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Usually Reserved for My Diary

20 January 2018

As I take the first steps in starting a publishing company, a lot of thoughts pop into mind, and I'd like to share them. To get them out and get them in order.

 

I'm going through the questions to ask yourself I found in this article, which helps greatly with envisioning, and, maybe more importantly, with understanding what it means, where value in this endeavor is placed, and what it is that I personally want to say - and, maybe more importantly, what I don't. Who I don't want to become. What, generally, I'm striving to find or do (note 'striving'). This exercise helps with seeing the pitfalls and the myriad ways one can get carried away by trying to grow a thing too quickly for the sake of getting rich quick, a very not tempting but captivating mindset for my peer group of late twenty-somethings/early thirty-somethings who are now reaching a point of less activity and more settlement, or who, in other words, have come of age and taken on some sort of identity in our physically manifested world (save your philosophical debates). At least for the first time; I don't want to believe we are that limited by our age....

 

First off, I see now that this has been a long time coming. It is like the turnkey with which many little pieces scattered about in my yard fall into place. Most of the pieces necessary are already there - I have several books finished and thus a catalog; together they have a progression and style, so it isn't hard to see what the publisher is about (even if it is hard to say); without realizing it, I have amassed seven years' experience in publishing, editing, and book design. I even touched social media, once (the last thing I said I'd do, I now have not one but three instagram accounts). I'm in a community of writers and other creatives who, together, are eclectic and non-obnoxiously loud. And I have a website that isn't an all-that-bad platform to start with and build on. It's like having the interior of a house: the couches, the style, the beds, plumbing, kitchen appliances, and somewhat of a frame. I have all the stuff that makes it a home, most of which are intangibles like history, intentions, values, and style, or the symbolic, barely tangible whole of a crest. All that remains is to patch up the walls, make it look like a house, and give it an address.

 

What's key is that I didn't start out intending to build a house. I had no vision! Just an urge pushing into the dark! I started out just needing to open my mouth. Now, after years, I know people whose work I would want to publish. People whom I want to see published. There are people I would reach out to, at first, before opening the doors for submissions. If someone wrote a story on sailing I loved, or wrote a beautiful magical realism piece, I would, out of that little starting point, think to create an anthology on sailing, or magical realism, and then query for more and build it up that way. What I wouldn't do is look at someone's very successful sailing or magical realism anthology and think to jump on that bandwagon to capitalize on a new trend, and query for sailing and magical realism stories without any personal stake in it (a recent instance of querying for stories on sexual assault, in poor taste especially to the people who have come forth about such instances, comes to mind.)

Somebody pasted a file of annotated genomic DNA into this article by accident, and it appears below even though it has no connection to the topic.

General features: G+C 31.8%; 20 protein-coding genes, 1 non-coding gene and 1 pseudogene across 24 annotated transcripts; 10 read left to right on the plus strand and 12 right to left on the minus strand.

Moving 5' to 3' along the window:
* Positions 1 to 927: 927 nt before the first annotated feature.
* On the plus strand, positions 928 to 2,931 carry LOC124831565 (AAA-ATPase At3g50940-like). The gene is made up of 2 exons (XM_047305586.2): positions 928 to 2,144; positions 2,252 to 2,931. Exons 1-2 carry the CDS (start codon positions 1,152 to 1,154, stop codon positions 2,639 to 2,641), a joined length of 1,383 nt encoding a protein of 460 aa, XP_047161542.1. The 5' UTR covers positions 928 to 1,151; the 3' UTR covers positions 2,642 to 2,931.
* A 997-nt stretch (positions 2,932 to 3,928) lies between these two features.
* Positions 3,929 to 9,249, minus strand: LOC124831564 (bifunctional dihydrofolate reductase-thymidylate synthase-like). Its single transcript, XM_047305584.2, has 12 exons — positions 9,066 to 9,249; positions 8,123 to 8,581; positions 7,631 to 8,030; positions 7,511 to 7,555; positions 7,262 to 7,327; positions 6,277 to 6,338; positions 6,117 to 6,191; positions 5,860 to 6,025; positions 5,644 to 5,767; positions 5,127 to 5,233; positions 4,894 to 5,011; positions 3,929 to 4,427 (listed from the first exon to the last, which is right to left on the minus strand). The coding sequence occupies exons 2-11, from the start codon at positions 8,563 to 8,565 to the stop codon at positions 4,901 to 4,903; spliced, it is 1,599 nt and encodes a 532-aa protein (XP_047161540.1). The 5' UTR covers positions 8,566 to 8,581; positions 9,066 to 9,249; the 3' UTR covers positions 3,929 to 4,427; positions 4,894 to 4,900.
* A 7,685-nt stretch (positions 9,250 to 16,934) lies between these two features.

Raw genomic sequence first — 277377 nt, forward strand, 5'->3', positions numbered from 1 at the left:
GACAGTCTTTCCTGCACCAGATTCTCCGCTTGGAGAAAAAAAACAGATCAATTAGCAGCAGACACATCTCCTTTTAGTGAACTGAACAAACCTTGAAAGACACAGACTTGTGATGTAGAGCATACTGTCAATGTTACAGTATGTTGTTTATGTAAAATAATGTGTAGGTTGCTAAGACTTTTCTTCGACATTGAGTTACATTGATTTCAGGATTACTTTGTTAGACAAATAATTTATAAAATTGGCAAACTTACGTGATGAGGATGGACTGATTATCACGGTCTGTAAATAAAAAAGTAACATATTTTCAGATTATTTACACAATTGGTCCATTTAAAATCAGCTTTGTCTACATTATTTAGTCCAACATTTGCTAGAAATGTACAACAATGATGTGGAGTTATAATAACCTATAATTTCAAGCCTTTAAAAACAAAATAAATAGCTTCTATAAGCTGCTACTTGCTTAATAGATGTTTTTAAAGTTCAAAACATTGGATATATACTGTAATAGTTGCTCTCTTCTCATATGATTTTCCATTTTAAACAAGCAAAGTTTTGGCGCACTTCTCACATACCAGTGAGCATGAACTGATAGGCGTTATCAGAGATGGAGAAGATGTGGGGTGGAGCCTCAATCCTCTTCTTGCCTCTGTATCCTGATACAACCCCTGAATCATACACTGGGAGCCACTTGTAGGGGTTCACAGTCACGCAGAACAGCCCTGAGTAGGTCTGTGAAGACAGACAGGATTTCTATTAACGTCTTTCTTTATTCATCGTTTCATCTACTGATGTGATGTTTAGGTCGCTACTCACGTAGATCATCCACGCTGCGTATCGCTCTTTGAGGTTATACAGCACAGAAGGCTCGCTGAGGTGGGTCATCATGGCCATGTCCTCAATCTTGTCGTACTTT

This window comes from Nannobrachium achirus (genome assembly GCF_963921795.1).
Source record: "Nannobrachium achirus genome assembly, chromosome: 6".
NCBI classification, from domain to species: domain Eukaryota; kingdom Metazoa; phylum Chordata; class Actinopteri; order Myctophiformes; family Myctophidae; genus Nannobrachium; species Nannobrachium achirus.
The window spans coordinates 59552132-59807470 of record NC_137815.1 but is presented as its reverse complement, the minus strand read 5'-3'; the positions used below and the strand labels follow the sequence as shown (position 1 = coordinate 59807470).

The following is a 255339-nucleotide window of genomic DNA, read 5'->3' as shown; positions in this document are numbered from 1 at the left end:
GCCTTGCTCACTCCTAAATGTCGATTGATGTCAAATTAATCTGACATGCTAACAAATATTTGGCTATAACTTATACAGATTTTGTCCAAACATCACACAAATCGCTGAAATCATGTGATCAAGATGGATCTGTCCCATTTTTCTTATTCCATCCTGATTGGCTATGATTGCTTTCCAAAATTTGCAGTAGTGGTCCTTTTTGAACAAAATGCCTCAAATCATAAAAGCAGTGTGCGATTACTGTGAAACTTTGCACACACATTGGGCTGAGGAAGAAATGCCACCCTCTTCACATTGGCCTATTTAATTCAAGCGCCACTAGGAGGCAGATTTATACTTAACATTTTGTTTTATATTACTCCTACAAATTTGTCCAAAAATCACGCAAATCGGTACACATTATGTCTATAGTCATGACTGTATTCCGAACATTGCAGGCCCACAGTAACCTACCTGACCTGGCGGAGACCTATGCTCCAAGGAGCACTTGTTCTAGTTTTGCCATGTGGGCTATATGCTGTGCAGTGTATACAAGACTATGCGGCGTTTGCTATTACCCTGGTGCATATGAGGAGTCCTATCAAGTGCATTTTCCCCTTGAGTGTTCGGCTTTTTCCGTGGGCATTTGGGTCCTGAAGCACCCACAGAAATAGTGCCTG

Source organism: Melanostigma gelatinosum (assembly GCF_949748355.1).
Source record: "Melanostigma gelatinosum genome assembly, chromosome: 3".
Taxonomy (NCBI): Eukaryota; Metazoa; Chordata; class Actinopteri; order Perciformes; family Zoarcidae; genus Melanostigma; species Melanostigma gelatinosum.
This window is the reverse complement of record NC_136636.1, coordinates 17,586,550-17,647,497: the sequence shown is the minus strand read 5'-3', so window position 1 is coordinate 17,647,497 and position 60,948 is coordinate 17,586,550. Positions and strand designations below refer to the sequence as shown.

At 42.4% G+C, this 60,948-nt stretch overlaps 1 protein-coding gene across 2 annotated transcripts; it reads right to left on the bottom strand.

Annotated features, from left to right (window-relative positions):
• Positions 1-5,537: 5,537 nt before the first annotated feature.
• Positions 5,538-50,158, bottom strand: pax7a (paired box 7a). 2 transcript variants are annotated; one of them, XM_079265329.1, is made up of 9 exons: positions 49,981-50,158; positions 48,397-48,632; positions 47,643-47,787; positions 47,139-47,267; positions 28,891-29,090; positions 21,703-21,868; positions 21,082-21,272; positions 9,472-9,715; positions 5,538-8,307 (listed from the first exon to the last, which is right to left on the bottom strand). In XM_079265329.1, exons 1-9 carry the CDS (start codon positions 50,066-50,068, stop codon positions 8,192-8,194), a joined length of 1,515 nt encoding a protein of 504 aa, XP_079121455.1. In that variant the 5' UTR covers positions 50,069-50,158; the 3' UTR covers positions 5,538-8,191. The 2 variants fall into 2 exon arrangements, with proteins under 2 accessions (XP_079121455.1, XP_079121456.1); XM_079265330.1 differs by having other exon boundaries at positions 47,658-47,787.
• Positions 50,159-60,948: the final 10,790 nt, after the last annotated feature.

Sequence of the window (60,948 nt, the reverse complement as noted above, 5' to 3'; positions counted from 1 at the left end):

To play devil's advocate now, I could see how it would be fun to try and put together an anothology on something I've never touched or thought to touch before. I guess what I'm saying is that the spirit has to be there, and if the only intention is to exploit for more clicks or likes or sales, without any joy or friendship or community in it whatsoever, I think it'll come across in the end result you put out. So, it wouldn't even really work. Law of the universe....

 

 

And what's why - what I'm really trying to say as I marvel at this unfolding, so far real only to me, but very real - is that it's easier and infinitely more rewarding to build a home before you build a house. How on earth could you build the right house for you if you don't know who you are and how you need and want to live? What if you discover that, as you sit out in the fields at night, lost in a morass of a little bit here and a little bit there, you're an astronomer always looking up? Then when the rest of the world knows and recognizes you the astronomer, you have the hill, you have the observatory, and you adjoin it to a place to sleep, a place to cook, a place to have people over. There's the astronomer's home. But if you build a house and then try to fill it, how are you going to know what specifications to build it by? The real work is being done in the dark and for such a long time before the first pole ever goes up! It's a slower approach, a more difficult one, to not rush through....

 

As I think about this more, this sensation of building my own establishment becomes more and more prevalent and emerges as sort of a solution to the problem I've been trying to solve. That problem being of a dwelling. Do I buy a house? A van? A boat? Where do I make my home? In some way this solves the very root of this question, and not with an answer that wa obvious. At least not to me.